The two Americas which John Edwards missed
The true privileged class in America is not what people think. John of Powerline brings out an amazing and central fact of our time:
There are, indeed, two Americas: the increasingly straitened world of the private sector, where jobs are competitive, money is scarce, and job security is, for many, nonexistent; and the lush world of the government employee, where competition is more or less unknown, salaries and benefits often double those available to private workers, retirement is ten or more years earlier than in the private sector, and it may take a felony to get fired. This is the central economic conflict of our time, between lavishly compensated and ever more gluttonous government employees, and wealth-creating private citizens who are increasingly unable to support their public-sector masters in the style to which they have become accustomed.The entry continues with a video by Dan Mitchell of the Cato Institute, titled “There are too many bureaucrats and they are paid too much,” and a graph showing that federal employees now earn twice as much as private sector employees.
However, as acute as John’s insights are, and as good as Powerline has been lately, I can’t help but raise the question: would John have said such critical things about the growth of government if McCain had been elected? The record of Powerline in the Bush years suggests that the answer is no. If McCain were president, Poweline would be devoting 70 percent of its energy to defending McCain from the liberal media, while putting McCain a pedestal as a conservative champion and martyr. As I’ve said so many times, the only way to get these mainstream conservatives to attack liberalism is to put a Democrat in the White House. They are unwilling/incapable of criticizing liberalism if its agent is a Republican president. Which is why the Obama presidency has energized conservatism, while a McCain presidency would have put it in its grave.
Jonathan W. writes:
It’s true that federal employees are way overcompensated relative to people performing equivalent work in the private sector, but the biggest problem right now are pension and other government employee benefits of the many employees working for state and local governments. The problem is far more pronounced in liberal states like California, New York, and New Jersey. Absent a federal bailout (which seems likely if the Democrats remain in power), there is no way for those states to avoid insolvency.LA replies:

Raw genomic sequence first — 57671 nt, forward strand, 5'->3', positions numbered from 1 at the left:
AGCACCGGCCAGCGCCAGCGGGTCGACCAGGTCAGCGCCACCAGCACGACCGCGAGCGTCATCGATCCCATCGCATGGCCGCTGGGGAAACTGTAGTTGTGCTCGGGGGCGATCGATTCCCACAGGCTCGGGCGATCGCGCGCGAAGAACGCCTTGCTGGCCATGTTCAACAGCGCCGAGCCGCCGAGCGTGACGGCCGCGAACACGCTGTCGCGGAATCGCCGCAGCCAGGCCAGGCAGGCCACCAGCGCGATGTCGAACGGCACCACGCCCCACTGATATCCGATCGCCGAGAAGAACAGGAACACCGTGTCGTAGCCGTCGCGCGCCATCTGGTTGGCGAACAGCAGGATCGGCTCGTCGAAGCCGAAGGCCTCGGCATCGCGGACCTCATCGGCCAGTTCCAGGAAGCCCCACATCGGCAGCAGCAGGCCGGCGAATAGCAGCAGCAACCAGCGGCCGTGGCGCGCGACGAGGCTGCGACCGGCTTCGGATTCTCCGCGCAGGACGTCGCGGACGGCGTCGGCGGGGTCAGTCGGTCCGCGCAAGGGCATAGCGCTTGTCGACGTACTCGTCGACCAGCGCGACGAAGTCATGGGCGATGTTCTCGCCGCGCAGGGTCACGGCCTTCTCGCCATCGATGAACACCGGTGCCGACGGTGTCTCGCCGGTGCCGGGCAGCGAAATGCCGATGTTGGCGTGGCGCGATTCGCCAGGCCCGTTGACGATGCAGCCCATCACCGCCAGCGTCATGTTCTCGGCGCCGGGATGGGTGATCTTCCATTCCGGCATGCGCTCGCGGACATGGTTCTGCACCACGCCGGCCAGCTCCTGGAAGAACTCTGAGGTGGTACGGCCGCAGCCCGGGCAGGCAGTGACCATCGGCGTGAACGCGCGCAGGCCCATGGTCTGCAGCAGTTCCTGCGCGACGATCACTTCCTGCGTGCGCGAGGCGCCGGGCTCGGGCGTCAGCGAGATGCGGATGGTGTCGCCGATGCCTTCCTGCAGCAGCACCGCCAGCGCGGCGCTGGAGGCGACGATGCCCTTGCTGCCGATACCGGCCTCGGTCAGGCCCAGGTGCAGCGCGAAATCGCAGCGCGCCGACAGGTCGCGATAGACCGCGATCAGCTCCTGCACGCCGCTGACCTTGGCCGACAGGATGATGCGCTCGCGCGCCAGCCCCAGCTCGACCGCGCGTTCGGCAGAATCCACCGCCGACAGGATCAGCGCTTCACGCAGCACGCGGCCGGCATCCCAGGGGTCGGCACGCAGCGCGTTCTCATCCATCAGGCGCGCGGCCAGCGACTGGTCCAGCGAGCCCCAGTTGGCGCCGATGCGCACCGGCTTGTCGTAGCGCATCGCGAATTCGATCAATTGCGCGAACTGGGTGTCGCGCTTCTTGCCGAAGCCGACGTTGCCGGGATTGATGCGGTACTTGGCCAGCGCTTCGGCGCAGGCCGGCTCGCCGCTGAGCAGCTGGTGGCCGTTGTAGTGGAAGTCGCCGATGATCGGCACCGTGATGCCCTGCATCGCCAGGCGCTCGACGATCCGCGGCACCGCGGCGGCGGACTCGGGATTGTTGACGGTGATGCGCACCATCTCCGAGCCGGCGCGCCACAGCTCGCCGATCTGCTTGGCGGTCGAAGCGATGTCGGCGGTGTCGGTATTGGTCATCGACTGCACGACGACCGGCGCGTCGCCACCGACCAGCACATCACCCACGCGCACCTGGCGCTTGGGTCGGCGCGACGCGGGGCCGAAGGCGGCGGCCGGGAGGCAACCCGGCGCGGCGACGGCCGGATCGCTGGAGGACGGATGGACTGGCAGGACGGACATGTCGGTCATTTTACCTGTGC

What happens to a state when it becomes insolvent (and it’s not bailed out)? Has that happened beforeJonathan replies:
I’m not entirely sure actually. On one hand, states can’t file for bankruptcy and discharge its obligations. On the other, states also enjoy sovereign immunity from federal suits, so they probably couldn’t be sued to enforce those obligations. In other words, they couldn’t actually shed the debts, but couldn’t be dragged into court to account for them either.Mark Jaws writes:
I am a defense contractor and I work for senior level officials (GS-15 and Senior Executive Service) in the Department of Defense, many of whom are retired colonels or navy captains. The vast majority of whom are smart, capable, driven, and extremely dedicated. However, with pensions after 30 years of service approaching $80k per year and salaries well over $100K, these senior level workers cost taxpayers mucho dinero. I don’t know what the solution is, but I do know that we cannot afford to maintain such an expansive and expensive bureaucracy led by presidents who use our military for every sort of mission (e.g., nation building in the Islamic world) but the right ones (like securing our borders).
Posted by Lawrence Auster at June 02, 2010 01:07 PM | Send